It is nine in the morning and the sun is high up in the sky above Boulkagou, a village some 120 kilometres from Niamey. At the health centre a group of forty women is waiting for the midwife to arrive. Things have changed in Boulkagou. Until four months ago these women had to go to Gothèye, some 35 kilometres away, to obtain care from mobile health agents who travel on motorbikes in this desert region and they had to purchase medication on the streets.
With the re-opening of the health centre, which had been in poor shape for many years, they now can access quality health care. The building has been completely redone and the working conditions have much improved. Better still, in addition of the rehabilitation, this village health centre has been equipped and benefits of a motorbike. ‘We did not even have a consultation table or bed to give birth. We lacked prenatal or baby consultation equipment. Now, the Belgian development agency has provided us with all of this,’ witnesses Issaka Tahirou, a nurse at the health centre.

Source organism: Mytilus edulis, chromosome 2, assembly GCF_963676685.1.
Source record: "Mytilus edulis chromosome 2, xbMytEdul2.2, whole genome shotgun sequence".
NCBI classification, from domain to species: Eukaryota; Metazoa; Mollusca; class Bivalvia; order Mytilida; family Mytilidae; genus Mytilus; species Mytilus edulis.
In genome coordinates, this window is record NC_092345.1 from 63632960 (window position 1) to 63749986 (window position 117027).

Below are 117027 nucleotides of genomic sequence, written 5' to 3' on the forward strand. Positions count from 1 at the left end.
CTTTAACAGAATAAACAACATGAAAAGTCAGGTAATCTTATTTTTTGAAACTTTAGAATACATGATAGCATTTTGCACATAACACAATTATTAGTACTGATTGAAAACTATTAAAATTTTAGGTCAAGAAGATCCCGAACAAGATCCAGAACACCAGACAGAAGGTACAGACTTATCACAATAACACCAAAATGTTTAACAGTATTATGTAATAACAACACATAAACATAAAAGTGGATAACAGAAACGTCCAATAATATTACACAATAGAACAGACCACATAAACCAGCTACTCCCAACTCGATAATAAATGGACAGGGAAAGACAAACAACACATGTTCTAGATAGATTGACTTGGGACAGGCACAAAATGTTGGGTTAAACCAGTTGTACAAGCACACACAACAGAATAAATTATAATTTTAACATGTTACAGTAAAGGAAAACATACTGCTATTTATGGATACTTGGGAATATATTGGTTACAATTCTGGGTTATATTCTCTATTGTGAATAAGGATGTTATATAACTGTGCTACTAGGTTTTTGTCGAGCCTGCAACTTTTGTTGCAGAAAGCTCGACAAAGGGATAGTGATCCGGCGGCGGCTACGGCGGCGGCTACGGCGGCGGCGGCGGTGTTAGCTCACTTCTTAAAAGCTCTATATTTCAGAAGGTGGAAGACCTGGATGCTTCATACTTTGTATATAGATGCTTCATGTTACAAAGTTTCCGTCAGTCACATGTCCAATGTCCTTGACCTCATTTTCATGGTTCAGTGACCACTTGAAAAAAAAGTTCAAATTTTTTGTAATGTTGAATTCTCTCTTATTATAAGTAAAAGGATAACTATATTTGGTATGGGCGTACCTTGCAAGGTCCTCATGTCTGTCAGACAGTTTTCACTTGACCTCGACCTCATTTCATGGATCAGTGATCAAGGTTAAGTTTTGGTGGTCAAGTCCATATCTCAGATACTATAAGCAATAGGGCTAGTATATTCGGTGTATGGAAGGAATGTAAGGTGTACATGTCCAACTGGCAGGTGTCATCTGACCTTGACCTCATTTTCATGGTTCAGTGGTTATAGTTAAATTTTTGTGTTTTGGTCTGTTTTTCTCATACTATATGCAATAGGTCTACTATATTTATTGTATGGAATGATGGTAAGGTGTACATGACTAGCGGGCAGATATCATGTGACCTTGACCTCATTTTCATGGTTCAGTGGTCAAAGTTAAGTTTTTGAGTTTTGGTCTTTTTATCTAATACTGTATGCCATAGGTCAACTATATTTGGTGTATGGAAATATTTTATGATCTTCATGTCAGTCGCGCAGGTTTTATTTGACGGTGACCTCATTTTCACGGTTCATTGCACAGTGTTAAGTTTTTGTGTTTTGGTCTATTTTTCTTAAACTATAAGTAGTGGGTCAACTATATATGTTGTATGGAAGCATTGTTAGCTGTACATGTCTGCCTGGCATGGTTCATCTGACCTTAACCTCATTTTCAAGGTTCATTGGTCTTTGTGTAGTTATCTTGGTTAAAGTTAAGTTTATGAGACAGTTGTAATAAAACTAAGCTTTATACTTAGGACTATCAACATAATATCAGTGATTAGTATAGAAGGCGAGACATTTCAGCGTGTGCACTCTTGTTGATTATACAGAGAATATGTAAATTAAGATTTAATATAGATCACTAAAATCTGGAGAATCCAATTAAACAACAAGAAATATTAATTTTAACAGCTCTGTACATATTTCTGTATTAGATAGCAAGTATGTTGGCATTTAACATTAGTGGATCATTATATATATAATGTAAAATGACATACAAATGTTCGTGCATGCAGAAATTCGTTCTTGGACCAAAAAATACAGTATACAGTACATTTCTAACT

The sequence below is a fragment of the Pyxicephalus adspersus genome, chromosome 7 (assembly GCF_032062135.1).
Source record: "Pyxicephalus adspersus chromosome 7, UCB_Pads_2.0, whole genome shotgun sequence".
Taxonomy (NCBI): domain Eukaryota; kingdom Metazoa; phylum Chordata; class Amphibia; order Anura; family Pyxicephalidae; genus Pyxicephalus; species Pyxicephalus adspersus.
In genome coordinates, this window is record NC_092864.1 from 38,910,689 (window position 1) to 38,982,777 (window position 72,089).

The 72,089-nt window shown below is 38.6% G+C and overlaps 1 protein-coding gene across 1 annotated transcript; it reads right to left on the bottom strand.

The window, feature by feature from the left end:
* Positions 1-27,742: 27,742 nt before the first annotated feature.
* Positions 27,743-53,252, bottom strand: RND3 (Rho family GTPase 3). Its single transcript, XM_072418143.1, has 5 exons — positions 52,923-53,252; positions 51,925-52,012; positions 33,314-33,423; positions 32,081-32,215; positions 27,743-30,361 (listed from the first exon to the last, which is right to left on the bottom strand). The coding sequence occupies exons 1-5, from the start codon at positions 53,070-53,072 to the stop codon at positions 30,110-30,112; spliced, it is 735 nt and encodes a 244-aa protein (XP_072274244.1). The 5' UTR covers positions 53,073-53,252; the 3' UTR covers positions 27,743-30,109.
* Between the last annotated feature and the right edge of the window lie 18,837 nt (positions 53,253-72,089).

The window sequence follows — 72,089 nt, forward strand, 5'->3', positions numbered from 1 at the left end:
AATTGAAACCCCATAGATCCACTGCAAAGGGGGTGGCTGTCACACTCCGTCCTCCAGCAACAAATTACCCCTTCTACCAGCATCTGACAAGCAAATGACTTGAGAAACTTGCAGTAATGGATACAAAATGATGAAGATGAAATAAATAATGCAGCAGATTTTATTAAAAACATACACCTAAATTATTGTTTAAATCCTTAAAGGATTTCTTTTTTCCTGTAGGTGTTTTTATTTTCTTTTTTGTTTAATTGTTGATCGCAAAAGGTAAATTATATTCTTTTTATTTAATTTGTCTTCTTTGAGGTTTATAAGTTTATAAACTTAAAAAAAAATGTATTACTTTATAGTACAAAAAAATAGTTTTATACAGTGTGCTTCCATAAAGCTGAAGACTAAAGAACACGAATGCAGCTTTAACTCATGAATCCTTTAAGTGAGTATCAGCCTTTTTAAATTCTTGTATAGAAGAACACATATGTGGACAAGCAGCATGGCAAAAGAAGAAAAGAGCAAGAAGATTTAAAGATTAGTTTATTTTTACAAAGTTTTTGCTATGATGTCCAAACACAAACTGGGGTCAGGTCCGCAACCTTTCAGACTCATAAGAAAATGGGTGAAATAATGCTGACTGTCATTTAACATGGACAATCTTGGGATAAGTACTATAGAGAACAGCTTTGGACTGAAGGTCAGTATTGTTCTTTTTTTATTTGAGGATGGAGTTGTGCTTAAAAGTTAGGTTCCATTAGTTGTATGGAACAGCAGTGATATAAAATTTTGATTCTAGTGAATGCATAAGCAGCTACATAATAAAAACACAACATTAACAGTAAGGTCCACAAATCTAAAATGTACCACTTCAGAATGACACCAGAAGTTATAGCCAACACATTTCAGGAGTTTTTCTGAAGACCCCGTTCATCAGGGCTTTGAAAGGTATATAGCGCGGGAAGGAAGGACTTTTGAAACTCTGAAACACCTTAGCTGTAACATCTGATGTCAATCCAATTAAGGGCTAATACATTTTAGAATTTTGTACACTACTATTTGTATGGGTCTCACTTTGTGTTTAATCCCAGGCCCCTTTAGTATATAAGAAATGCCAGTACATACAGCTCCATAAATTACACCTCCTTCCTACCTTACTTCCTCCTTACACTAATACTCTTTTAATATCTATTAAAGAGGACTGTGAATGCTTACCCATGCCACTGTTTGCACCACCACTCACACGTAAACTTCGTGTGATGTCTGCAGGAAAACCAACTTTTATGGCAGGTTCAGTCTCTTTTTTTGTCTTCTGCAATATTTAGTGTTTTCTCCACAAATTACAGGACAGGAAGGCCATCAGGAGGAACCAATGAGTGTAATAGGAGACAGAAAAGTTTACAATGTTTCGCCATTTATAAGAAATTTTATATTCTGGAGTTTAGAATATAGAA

In addition to the equipment, the small pharmacy of the health centre obtained essential pharmaceuticals. Thanks to the new working conditions, more people come to the health centre. ‘This past quarter, we registered no less than 4,004 consultations,’ confirms Issaka. ‘This figure shows how relevant such an initiative is.‘